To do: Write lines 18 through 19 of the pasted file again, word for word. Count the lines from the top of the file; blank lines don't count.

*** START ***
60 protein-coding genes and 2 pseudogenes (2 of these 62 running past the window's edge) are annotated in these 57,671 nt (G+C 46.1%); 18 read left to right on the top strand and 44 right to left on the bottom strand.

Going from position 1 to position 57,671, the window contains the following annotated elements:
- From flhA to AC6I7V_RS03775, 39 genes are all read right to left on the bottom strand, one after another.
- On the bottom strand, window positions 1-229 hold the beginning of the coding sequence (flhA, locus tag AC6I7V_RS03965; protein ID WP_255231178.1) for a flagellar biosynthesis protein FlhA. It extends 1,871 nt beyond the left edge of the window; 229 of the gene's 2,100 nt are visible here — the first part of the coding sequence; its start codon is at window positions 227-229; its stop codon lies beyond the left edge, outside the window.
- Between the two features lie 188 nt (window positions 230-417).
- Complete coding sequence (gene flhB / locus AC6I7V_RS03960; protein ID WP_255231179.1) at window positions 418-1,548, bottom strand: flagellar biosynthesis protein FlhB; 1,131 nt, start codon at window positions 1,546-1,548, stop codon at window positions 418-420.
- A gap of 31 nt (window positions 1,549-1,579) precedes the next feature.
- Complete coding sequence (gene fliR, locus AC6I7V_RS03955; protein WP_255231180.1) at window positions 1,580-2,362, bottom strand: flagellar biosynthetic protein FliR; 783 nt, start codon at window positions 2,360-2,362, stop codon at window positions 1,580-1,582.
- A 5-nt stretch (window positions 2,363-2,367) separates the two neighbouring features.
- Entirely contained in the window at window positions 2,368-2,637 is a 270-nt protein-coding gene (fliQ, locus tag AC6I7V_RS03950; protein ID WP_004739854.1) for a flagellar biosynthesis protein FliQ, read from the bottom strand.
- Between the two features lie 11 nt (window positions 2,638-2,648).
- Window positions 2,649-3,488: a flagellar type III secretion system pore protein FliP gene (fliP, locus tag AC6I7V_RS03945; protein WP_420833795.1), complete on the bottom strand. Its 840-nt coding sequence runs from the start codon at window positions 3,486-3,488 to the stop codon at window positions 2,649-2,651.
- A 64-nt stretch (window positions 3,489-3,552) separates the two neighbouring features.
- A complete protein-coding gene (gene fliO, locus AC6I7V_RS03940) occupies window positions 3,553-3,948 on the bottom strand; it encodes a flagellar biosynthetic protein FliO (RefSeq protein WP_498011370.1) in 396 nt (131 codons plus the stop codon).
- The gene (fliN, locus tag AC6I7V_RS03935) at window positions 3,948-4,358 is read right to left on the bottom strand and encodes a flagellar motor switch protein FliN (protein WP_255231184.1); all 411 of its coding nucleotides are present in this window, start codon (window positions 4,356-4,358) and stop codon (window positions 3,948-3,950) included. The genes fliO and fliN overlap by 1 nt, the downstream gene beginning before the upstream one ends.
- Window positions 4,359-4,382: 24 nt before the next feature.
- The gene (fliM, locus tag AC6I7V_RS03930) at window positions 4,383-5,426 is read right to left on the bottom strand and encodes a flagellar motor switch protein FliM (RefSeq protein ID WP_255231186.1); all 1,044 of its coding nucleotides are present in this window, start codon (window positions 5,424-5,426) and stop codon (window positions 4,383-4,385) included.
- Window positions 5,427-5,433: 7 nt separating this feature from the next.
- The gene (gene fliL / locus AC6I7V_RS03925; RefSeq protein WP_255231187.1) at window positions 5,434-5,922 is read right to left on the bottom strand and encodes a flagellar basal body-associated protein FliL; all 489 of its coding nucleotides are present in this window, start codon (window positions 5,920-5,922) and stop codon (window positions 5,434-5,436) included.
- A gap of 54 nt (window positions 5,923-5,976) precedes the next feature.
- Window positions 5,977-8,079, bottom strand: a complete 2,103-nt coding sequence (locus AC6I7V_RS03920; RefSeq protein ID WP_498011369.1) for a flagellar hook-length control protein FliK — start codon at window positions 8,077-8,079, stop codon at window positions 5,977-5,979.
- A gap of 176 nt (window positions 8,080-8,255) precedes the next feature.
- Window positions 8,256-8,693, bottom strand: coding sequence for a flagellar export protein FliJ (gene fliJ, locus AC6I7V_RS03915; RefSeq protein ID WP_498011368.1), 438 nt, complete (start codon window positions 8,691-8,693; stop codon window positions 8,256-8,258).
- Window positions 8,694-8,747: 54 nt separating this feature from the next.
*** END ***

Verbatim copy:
- Window positions 5,427-5,433: 7 nt separating this feature from the next.
- The gene (gene fliL / locus AC6I7V_RS03925; RefSeq protein WP_255231187.1) at window positions 5,434-5,922 is read right to left on the bottom strand and encodes a flagellar basal body-associated protein FliL; all 489 of its coding nucleotides are present in this window, start codon (window positions 5,920-5,922) and stop codon (window positions 5,434-5,436) included.